Mr. Temporary Deputy Speaker, Sir, my Ministry has put the Regional Development Authorities under the performance contracts. We are also going a long way to have capital projects which we also call âflagship projectsâ rather than spreading ourselves so thinly within the area of coverage. In Coast Province, through our agency, the Coast Development Authority, the Lake Chala Integrated Development Project and the other one at Mwache are the main flagship projects for that province. I can assure the hon. Member that my Ministry will do it. I am also very much available to visit the area in the company of the hon. Member. We will organise and I am sure very soon we will tour the area.
Let us move on to the next Question by Mr. Nyamai!
Mr. Speaker, Sir, although I have not received a copy of the written answer, I beg to ask the Question.
asked the Minister of State for Provincial Administration and Internal Security:- (a) whether he is aware that Masimba and Syomunyu Sub-locations have not had Assistant Chiefs for over 8 years; and, (b) what he is doing to ensure that the positions are filled without delay.
Order, hon. Members! The point of order raised by Mr. Kamau becomes pertinent; that Ministers seem to be in the habit of postponing answering of Question which is squandering valid time of the House. I do not know what Mr. Nyamai has to say to that.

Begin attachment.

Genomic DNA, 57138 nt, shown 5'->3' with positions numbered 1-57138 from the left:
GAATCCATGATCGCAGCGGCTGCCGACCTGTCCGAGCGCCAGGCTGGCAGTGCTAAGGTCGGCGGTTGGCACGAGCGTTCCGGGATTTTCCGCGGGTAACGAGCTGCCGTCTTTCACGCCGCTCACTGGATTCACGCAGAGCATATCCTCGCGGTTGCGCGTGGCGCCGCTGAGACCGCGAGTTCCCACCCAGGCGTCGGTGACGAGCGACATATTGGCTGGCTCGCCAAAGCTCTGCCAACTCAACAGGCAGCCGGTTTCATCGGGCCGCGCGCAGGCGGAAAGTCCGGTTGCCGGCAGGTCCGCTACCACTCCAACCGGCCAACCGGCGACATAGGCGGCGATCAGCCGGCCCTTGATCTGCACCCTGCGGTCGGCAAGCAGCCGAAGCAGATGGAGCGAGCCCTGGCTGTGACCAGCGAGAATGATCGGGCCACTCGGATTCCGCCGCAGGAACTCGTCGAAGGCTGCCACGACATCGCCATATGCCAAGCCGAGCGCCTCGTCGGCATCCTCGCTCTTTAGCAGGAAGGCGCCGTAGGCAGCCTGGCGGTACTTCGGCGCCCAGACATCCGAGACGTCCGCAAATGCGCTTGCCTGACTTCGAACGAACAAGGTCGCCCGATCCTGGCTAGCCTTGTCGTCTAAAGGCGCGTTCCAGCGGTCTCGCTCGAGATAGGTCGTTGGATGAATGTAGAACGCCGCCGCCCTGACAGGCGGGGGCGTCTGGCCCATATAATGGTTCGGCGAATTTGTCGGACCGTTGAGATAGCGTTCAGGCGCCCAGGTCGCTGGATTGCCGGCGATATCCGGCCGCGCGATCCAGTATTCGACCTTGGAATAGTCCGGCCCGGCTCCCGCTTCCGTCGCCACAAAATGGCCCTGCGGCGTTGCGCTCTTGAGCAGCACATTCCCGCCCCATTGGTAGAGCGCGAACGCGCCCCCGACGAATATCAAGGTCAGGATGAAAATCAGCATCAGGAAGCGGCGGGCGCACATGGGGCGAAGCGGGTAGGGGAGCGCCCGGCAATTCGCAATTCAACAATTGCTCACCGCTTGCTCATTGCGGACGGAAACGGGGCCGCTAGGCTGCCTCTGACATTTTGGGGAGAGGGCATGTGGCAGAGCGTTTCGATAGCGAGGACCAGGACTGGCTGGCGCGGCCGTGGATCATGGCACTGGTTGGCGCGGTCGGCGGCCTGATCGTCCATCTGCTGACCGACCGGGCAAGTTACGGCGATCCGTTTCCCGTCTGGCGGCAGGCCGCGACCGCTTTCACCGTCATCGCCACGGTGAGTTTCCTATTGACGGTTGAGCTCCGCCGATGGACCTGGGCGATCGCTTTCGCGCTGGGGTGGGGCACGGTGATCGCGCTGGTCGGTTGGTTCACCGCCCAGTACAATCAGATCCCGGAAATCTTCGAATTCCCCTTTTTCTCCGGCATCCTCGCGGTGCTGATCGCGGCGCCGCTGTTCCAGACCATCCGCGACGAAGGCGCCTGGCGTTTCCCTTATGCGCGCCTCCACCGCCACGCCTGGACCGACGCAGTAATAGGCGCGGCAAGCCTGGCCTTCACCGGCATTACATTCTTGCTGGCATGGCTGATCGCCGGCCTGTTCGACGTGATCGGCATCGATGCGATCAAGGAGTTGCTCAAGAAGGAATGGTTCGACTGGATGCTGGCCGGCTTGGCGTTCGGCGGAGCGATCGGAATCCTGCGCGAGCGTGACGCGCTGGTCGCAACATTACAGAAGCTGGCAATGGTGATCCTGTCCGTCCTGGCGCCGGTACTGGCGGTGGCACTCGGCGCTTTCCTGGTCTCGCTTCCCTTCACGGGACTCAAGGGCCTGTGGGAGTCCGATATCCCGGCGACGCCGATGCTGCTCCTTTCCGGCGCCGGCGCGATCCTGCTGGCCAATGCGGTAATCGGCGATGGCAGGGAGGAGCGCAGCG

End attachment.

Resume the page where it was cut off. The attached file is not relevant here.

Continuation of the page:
Mr. Temporary Deputy Speaker, Sir, the Assistant Minister, at least, has had the courtesy to talk to me about this Question. He has explained to me what he calls âunsatisfactory answerâ and I am in agreement with him. It is okay. He can answer the Question next week without delay.
That is okay. Mr. Assistant Minister, the Question will appear on the Order Paper on Wednesday morning but the Chair is not taking kindly the desire by Ministers to postpone answering Questions. It is the business of the Executive to look for proper answers before they come to this House.
Let us move on to the next Question by Mr. Kiuna!
asked the Minister for Roads when the Ministry will start construction of the MauâNarok-Elementaita-Nakuru Pipeline Road to bitumen standards.
Order, Minister! As the Minister prepares to respond, it will be good and to save time if the Ministers who have Questions come nearer the Dispatch Box. Proceed, Mr. Minister!
Thank you, Mr. Temporary Deputy Speaker, Sir. I want to inform you that you are hardly heard at the far end. Mr. Temporary Deputy Speaker, Sir, I beg to reply. My Ministry has scheduled to construct the above mentioned road in two phases. Work on phase 1, which is the section between Nakuru Pipeline, Lanet and Elementaita, a distance of 20 kilometres will begin early August 2010, since the contract for the said section has been awarded. Phase 2; Elementaita to Mau Narok, 26 kilometres is scheduled to commence in the year 2012/2013.
Mr. Temporary Deputy Speaker, Sir, as I thank the Minister, I hope he is aware that no vehicle can pass through that section from Elementaita all the way to Mau Narok. Could he release some emergency funds so that they can fill the potholes to ease communication between Elementaita and Mau Narok?
Thank you, Mr. Temporary Deputy Speaker, Sir. I hope the Member would really appreciate that we are putting in a lot of money to do the first section and that we are also putting in some holding maintenance money, about Kshs4 million, to do some patching on that section which he is talking about.